He really had no choice, as the fragile fire of American liberty was close to being extinguished
1776: Victory or Death
By Jim O’Neill Thursday, December 23, 2010
”[Future generations] you will never know how much it has cost my generation to preserve your freedom. I hope you will make good use of it.” —John Quincy Adams (1767-1848) Sixth President of the United States of America
“The [Revolutionary] war was a longer, far more arduous, and more painful struggle than later generations would understand or sufficiently appreciate.”—David McCullough “1776”
“There is but one straight course, and that is to seek truth and pursue it steadily.”—George Washington (1732-1799) 1st President of the United States of America
The frigid scene by the Delaware river was illuminated by flickering camp-fires, a few lanterns, and a scattering of storm-tossed torch-light.
George Washington sat on his horse, with his back turned to the wind and sleet. It was 3:00 a.m. on the morning after Christmas, 1776. He and his ragged band of soldiers had just crossed the Delaware river into New Jersey from Pennsylvania. They were gathering for an assault on German mercenaries—the Hessians—hired by Great Britain to help stamp out the revolt in their American colonies. The Hessians were stationed about ten snow-covered miles away, in Trenton, New Jersey.
The crossing of the Delaware had been more difficult than anticipated, and Washington and his force were now three hours behind schedule. They were one tine of a planned three pronged attack on Trenton, and Washington knew that his force would no longer be able to meet up with the other two forces on time. He had to decide, and quickly, whether or not to go ahead with the attack..
Unknown to them, if they pushed ahead, Washington and his men would be facing the Hessians alone. The other American commanders had called off their attacks, due to the extremely bad weather.
The Nor’easter that blew in late Christmas Day, had increased in fury until it was perilous, simply to stand outside for any length of time. Freezing to death was a very real possibility, and indeed two colonial soldiers died from the cold that night. How many suffered from frost-bite will never be known.
John Greenwood, a sixteen-year-old fife player from Boston, later recalled, “…it rained, hailed, snowed, and froze, and at the same time blew a perfect hurricane…” Greenwood stood by a fire to warm himself, but found that he had to keep changing which side faced the fire—“…by turning myself round and round I kept myself from perishing.”
This was no place for a fife player, and young Greenwood was, like all the other soldiers, carrying a musket, and three-days-worth of food.
Washington made his decision—they would move ahead and attack the Hessians. He really had no choice, as the fragile fire of American liberty was close to being extinguished. David McCullough writes, “By all reasonable signs, the war was over and the Americans had lost.”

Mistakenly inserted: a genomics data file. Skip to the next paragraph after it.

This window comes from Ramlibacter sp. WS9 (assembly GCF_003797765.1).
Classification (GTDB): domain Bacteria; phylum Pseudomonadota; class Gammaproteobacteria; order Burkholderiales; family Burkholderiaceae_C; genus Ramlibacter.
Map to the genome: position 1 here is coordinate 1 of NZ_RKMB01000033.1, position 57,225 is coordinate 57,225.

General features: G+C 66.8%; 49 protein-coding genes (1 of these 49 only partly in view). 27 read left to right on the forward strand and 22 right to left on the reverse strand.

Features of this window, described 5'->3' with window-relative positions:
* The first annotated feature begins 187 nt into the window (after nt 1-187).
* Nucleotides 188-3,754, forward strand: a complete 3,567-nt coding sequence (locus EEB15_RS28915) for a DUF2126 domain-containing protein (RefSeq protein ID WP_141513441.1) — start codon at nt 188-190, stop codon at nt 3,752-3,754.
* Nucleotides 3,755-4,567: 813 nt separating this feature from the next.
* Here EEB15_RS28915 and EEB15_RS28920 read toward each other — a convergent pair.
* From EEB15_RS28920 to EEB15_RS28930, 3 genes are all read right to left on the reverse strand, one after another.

After a series of defeats in New York, at the hands of the British and Hessians, the Continental Army had crossed the Hudson river, and then retreated down the length of New Jersey, hounded by the British every step of the way. “So destitute of shoes that the blood left on the frozen ground, in many places, marked the route they had taken.”
In early December, Washington’s diminished army had crossed over the Delaware into Pennsylvania, and had stopped to catch their breath, and gather such strength as they had.
Washington’s friend and aide, Gen. Nathaniel Greene, wrote to John Adams, “But give me leave to tell you sir, that our difficulties were inconceivable to those who were not eyewitness to them.”
Philadelphia artist, Charles Wilson Peale, along with a small militia unit, made the short trip north to reinforce Washington’s exhausted force, and give what aid and succor they could. Washington’s army was in bad shape. Peale was especially struck by one pitiful wreck, “He was in an old dirty blanket jacket, his beard long, and his face so full of sores that he could not clean it.”
It was several moments before Peale realized that he was looking at his own brother, James, who had been serving in the army’s rear guard.
Fearing the advancing British forces, the Continental Congress had fled Philadelphia. The city itself was largely abandoned. In less than a week’s time the enlistment period for Washington’s soldiers was due to expire.
Washington’s attack on Trenton was much more than a clever jab at the enemy. It was a last ditch—do or die—attempt to save the revolution from extinction. As Washington put it to his aide Joseph Reed, “…necessity, dire necessity…must justify an attempt.”
How had the young republic come to such a sorry state? The year had started out so well.
At the beginning of 1776, the American patriots had the British bottled up in Boston; Colonel Henry Knox was on his way with 58 mortars and cannon from Ft. Ticonderoga; Thomas Paine published “Common Sense,” and George Washington had declared on New Year’s Day a “…new army, which in every point of view is entirely continental.” Thus, the rag-tag band of colonial forces under Washington’s command, became known as the Continental Army.
During the previous spring, fifteen-year-old John Greenwood, had heard of the events at Boston, Lexington, and Concord. He repaired a broken fife he found, taught himself to play, and walked 150 miles to join the fray.
He arrived at the outskirts of Boston in May of 1775, in time to see the wounded and beaten patriots retreating from Bunker Hill. The sight shocked and terrified him. “I could positively feel my hair stand on end.” he recalled years later.
Greenwood ran across a wounded black patriot, bleeding profusely from a neck wound. Greenwood asked him if “it hurt him much,” and the man replied that it wasn’t bad, and that all he needed was a bandage to stop the bleeding, and he would be ready to get back i